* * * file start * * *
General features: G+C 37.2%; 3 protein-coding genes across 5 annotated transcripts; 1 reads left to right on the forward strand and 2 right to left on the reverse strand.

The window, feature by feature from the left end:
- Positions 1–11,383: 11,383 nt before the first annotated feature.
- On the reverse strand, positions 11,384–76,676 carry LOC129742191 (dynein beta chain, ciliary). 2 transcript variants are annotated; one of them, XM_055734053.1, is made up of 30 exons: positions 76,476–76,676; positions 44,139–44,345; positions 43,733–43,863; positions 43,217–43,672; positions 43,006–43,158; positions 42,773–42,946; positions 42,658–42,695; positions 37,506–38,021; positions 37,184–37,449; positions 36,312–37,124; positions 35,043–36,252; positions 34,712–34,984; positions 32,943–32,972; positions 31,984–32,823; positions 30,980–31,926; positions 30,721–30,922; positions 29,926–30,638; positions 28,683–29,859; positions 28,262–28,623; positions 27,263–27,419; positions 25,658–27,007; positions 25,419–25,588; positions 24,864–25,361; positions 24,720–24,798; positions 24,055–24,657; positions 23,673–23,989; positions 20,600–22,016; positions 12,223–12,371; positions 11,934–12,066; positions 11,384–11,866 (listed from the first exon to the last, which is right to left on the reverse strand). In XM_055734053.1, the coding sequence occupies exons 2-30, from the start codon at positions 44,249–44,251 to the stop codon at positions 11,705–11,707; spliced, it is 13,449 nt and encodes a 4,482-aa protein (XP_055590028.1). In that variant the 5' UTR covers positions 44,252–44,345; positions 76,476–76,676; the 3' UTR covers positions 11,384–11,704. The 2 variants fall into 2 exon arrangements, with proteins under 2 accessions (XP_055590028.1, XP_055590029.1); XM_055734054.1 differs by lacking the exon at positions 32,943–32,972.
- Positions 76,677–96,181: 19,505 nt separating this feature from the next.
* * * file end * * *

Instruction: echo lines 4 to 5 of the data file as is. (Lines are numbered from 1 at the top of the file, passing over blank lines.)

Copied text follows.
- On the reverse strand, positions 11,384–76,676 carry LOC129742191 (dynein beta chain, ciliary). 2 transcript variants are annotated; one of them, XM_055734053.1, is made up of 30 exons: positions 76,476–76,676; positions 44,139–44,345; positions 43,733–43,863; positions 43,217–43,672; positions 43,006–43,158; positions 42,773–42,946; positions 42,658–42,695; positions 37,506–38,021; positions 37,184–37,449; positions 36,312–37,124; positions 35,043–36,252; positions 34,712–34,984; positions 32,943–32,972; positions 31,984–32,823; positions 30,980–31,926; positions 30,721–30,922; positions 29,926–30,638; positions 28,683–29,859; positions 28,262–28,623; positions 27,263–27,419; positions 25,658–27,007; positions 25,419–25,588; positions 24,864–25,361; positions 24,720–24,798; positions 24,055–24,657; positions 23,673–23,989; positions 20,600–22,016; positions 12,223–12,371; positions 11,934–12,066; positions 11,384–11,866 (listed from the first exon to the last, which is right to left on the reverse strand). In XM_055734053.1, the coding sequence occupies exons 2-30, from the start codon at positions 44,249–44,251 to the stop codon at positions 11,705–11,707; spliced, it is 13,449 nt and encodes a 4,482-aa protein (XP_055590028.1). In that variant the 5' UTR covers positions 44,252–44,345; positions 76,476–76,676; the 3' UTR covers positions 11,384–11,704. The 2 variants fall into 2 exon arrangements, with proteins under 2 accessions (XP_055590028.1, XP_055590029.1); XM_055734054.1 differs by lacking the exon at positions 32,943–32,972.
- Positions 76,677–96,181: 19,505 nt separating this feature from the next.